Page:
Britain welcomes United States sanctions on Russian Federation over Salisbury nerve agent attack

Britain welcomes United States sanctions on Russian Federation over Salisbury nerve agent attack

"The government of the Russian Federation has used chemical or biological weapons in violation of global law", US State Department spokeswoman Heather Nauert said in a statement.

The former Russian double agent and his daughter were found unconscious on a bench in the town of Salisbury, England, on March 4.

In late March, Trump ordered 60 more Russian diplomats expelled from the USA as part of a global response to the attack - a response that included similar expulsions of diplomats from other nations checking Russia.

In March, two weeks after the Skripal attack, President Trump signed a statement, together with the leaders of France, Germany, and Britain, blaming Russia for the assassination attempt on the former Russian military officer, who was convicted of spying for Britain.

The first round of the new sanctions, scheduled to take effect August 22, will include a broad ban on technology exports to Russian Federation.

Dmitri Trenin, director of the Carnegie Moscow Center and a former colonel in the Russian army, said the State Department's move looked like the latest salvo in what he called a hybrid war.

A second set of potentially more serious measures will be introduced only if Moscow fails to provide reliable assurances it will no longer use chemical weapons and blocks on-site inspections.

Instead, he said there were also delays in triggering the same type of US sanctions after the two most recent chemical or biological attacks, one in Sryia by the Assad regime and another perpetrated by North Korea.

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The Russian embassy in the United States called the measures "draconian" and Vladimir Putin's spokesman Dmitry Peskov said they were "illegal" and "absolutely unfriendly". But U.S. officials had not yet confirmed the use of banned nerve agents in the attack. One of them, Dawn Sturgess, died eight days later.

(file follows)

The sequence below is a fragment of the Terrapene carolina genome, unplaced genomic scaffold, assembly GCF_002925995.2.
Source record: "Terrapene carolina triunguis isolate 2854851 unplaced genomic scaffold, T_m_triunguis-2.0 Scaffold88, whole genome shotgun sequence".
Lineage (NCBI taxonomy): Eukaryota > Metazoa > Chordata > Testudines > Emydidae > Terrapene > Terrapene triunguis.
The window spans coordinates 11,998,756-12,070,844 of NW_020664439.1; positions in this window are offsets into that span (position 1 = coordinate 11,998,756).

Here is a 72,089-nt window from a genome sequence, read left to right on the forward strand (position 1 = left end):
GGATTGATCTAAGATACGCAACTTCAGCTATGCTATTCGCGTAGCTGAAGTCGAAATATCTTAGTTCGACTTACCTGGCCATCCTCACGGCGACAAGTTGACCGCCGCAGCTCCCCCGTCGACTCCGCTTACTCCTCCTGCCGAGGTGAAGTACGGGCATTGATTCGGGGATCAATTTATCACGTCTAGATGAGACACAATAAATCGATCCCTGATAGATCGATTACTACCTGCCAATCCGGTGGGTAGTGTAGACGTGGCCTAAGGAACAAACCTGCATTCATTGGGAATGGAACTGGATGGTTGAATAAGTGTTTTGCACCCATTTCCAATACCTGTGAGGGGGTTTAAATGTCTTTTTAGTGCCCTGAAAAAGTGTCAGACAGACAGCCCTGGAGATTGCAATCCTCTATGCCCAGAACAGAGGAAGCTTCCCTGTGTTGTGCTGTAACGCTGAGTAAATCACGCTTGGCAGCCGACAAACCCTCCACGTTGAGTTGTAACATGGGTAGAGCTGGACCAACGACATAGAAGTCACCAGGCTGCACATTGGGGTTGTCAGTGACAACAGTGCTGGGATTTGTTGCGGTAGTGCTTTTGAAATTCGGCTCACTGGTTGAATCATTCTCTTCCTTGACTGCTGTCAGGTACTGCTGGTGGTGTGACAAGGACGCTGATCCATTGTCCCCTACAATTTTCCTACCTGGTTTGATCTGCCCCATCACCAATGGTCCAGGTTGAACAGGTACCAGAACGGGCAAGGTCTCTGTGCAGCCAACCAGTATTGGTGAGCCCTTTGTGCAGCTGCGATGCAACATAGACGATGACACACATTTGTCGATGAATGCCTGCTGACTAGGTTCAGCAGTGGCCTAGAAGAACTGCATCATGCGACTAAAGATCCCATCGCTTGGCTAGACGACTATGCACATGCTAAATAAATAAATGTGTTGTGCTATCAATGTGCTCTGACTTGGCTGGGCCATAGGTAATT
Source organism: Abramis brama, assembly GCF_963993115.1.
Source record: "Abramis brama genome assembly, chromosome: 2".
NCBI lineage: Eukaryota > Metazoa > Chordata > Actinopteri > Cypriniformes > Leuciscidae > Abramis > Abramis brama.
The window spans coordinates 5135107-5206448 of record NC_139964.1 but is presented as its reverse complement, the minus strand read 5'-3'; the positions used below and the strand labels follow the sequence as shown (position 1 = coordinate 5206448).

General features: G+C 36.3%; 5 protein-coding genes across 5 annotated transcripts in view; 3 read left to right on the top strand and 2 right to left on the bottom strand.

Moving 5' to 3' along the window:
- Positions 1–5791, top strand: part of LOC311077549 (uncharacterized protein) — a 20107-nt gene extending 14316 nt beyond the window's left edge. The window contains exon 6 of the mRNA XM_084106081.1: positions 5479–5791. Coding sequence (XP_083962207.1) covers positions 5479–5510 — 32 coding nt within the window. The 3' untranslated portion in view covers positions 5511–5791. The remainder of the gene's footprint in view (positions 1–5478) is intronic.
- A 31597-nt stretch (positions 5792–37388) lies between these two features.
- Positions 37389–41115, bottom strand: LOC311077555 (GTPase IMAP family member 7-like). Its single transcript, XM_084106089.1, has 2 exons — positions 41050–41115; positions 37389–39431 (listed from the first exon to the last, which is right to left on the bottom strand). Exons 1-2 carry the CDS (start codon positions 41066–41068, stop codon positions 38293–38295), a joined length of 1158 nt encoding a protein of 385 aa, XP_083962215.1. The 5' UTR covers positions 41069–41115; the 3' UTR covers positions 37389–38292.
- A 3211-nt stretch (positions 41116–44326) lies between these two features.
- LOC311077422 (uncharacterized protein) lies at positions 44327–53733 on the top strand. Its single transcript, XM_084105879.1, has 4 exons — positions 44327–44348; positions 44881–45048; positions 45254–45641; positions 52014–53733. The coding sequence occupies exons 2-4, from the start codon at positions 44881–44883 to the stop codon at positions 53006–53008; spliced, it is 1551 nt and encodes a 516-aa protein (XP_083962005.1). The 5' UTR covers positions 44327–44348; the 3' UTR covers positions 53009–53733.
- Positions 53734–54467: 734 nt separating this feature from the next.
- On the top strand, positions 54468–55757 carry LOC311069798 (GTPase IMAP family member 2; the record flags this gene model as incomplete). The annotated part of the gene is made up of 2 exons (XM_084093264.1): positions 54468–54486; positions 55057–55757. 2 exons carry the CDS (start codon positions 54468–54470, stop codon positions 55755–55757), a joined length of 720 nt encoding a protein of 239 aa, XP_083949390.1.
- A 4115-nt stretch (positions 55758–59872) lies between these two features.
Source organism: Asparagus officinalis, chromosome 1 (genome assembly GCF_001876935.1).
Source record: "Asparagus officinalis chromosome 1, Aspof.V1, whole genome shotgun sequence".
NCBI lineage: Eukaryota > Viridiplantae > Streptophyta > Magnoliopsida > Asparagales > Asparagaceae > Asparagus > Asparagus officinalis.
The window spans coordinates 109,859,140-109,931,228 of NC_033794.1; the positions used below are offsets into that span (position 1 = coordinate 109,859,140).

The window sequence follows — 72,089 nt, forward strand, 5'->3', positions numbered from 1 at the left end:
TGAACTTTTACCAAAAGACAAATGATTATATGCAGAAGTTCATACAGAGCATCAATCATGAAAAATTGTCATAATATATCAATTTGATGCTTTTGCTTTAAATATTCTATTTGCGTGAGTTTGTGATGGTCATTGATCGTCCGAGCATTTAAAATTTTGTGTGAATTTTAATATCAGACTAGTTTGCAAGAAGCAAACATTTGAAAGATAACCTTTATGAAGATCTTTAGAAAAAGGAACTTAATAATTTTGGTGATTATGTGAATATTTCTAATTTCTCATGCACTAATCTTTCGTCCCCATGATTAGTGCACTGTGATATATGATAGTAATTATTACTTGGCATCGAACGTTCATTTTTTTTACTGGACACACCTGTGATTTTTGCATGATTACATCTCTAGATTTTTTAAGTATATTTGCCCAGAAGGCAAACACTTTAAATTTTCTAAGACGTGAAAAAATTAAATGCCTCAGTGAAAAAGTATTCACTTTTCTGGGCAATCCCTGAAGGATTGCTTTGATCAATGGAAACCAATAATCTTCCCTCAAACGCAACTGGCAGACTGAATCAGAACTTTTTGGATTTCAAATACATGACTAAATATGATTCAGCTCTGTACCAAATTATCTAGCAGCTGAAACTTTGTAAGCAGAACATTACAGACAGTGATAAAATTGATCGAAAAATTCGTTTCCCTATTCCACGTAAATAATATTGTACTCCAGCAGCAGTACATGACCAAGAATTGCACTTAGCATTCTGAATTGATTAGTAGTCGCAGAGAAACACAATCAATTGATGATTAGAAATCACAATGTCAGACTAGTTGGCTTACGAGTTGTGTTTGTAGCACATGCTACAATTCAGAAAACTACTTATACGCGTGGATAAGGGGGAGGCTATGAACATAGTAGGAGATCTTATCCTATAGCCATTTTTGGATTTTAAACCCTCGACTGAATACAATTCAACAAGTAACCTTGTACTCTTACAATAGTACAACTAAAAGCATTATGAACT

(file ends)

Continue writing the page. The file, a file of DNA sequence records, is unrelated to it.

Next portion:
They are being imposed in response to a 1991 USA law which requires export controls to be imposed on any country found to have used chemical weapons.

The head of the foreign-relations committee of Russia's Senate, Konstantin Kosachev, compared the new sanctions to a "lynching".

The Financial Stability Board - an worldwide body that monitors and makes recommendations about the global financial system, said in a 2018 report, that Russia's financial system "continued to suffer from weak governance, including sometimes non-transparent ownership structures and deficiencies in reporting".

"Of course, such decisions taken by the American side, are absolutely unfriendly", said Kremlin spokesman Dmitry Peskov, in discussing the new sanctions with reporters in Moscow on Thursday.

The move could cut off hundreds of millions of dollars worth of exports to Russian Federation, said a senior State Department official on condition of anonymity.

Sen. Rand Paul, R-Ky., speaks during a television interview on Capitol Hill in Washington, July 17, 2018, as he defends President Donald Trump and his Helsinki news conference with Russian President Vladimir Putin. "Such a message might not go down well in Moscow", Prof Cullinane added.

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